Teeth in the fossil record are massively over-represented. However, as one of the hardest bits of the body and a portion that is replaced often and with some regularity, the discovery of teeth more than any other portion of a fossilized body is not at all surprising. Placodus teeth have been recovered for centuries in fossil deposits and at one point or another various species of the genus were identified mainly by teeth. A species named by Owen in 1858 (and another species given the same name in 1863 by Meyer) was described using teeth and partial cranial remains, but has since been reassigned to another genus of placodonts (Cyamodus). The cranium and skull (cranium plus mandible) have been described numerous times with different goals in mind. Sues (1987) described the phylogenetic relationships of the placodonts using a description of the skull of P. gigas. Fifteen years later the skull of P. gigas was again described, but with a more specific goal in mind. Neenan and Scheyer (2012) specifically described the anatomy of the inner ear and the braincase of a specimen of P. gigas using computed tomography (CT).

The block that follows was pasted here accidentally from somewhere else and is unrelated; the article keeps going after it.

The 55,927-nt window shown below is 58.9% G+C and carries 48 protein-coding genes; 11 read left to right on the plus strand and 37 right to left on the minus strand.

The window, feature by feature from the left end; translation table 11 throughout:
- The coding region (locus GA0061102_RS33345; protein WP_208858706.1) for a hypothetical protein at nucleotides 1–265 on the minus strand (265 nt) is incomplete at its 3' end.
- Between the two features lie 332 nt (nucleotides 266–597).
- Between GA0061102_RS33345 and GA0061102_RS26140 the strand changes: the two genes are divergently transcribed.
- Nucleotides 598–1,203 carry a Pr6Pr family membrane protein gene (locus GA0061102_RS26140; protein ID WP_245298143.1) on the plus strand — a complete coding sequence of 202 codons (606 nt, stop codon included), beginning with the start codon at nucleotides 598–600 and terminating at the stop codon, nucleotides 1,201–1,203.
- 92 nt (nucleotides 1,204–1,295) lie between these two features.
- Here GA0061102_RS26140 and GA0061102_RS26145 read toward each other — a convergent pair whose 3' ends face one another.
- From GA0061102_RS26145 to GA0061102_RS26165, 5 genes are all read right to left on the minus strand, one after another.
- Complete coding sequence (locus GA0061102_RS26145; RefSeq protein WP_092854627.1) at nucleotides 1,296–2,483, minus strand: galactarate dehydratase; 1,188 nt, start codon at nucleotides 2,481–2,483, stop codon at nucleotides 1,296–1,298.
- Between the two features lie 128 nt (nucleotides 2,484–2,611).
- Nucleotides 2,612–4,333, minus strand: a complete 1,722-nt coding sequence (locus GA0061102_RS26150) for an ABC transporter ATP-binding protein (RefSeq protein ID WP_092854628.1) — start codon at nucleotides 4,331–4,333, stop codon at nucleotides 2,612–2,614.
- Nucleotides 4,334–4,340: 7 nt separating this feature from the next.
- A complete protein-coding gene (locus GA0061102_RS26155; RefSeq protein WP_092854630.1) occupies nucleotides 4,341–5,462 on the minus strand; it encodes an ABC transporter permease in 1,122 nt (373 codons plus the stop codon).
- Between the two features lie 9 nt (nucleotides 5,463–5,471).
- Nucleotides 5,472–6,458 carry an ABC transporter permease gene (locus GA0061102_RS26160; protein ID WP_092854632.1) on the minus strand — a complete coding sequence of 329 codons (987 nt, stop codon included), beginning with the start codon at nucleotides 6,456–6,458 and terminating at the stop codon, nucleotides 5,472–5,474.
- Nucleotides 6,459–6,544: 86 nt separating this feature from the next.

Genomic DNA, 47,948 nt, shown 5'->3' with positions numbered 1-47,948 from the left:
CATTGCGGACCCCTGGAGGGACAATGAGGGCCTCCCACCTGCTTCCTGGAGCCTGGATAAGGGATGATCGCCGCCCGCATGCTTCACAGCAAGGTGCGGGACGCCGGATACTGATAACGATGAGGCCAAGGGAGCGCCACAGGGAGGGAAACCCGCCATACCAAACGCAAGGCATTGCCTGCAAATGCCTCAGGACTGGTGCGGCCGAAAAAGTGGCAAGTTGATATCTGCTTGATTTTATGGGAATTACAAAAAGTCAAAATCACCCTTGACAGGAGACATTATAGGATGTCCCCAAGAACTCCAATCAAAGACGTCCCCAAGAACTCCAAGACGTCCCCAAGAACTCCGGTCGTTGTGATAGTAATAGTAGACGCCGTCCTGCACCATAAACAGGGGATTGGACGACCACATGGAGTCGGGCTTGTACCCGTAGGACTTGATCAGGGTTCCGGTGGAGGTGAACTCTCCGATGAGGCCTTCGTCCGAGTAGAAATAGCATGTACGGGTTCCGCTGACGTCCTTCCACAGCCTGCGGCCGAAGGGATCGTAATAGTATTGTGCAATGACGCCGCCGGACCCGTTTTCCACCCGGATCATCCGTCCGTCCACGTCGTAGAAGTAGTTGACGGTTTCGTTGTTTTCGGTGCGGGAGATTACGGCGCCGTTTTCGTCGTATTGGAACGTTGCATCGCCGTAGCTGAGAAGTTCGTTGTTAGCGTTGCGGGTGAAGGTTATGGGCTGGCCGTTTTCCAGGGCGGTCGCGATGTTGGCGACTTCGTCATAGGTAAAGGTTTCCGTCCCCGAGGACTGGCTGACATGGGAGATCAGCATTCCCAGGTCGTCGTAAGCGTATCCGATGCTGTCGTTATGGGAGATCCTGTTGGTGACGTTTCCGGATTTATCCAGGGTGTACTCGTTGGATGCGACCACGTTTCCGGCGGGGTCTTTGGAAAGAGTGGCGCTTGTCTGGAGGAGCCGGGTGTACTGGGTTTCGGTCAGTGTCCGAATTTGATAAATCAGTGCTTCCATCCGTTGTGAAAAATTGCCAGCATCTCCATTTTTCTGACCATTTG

Not all of the studies conducted with Placodus are description based or anatomy centered of course. A number of studies such as Diedrich 2010 and Diedrich 2013 have assessed the paleoecology of Placodus. Diedrich 2013, specifically, describes the life of a Placodus as very "sea cow" like; in other words, Placodus was, as we mentioned on Saturday, very much like a Triassic manatee. Bone beds of "several thousand individual 'Triassic sea cows'" are used to describe the communal living of Placodus in the shallow seas covering an immense portion of what is now Europe. Diedrich 2013 was based partially off of the conclusions of Diedrich 2010 which discussed the paleocological role of Placodus using anatomical characteristics and laying the foundation of the "sea cow" - like analogy.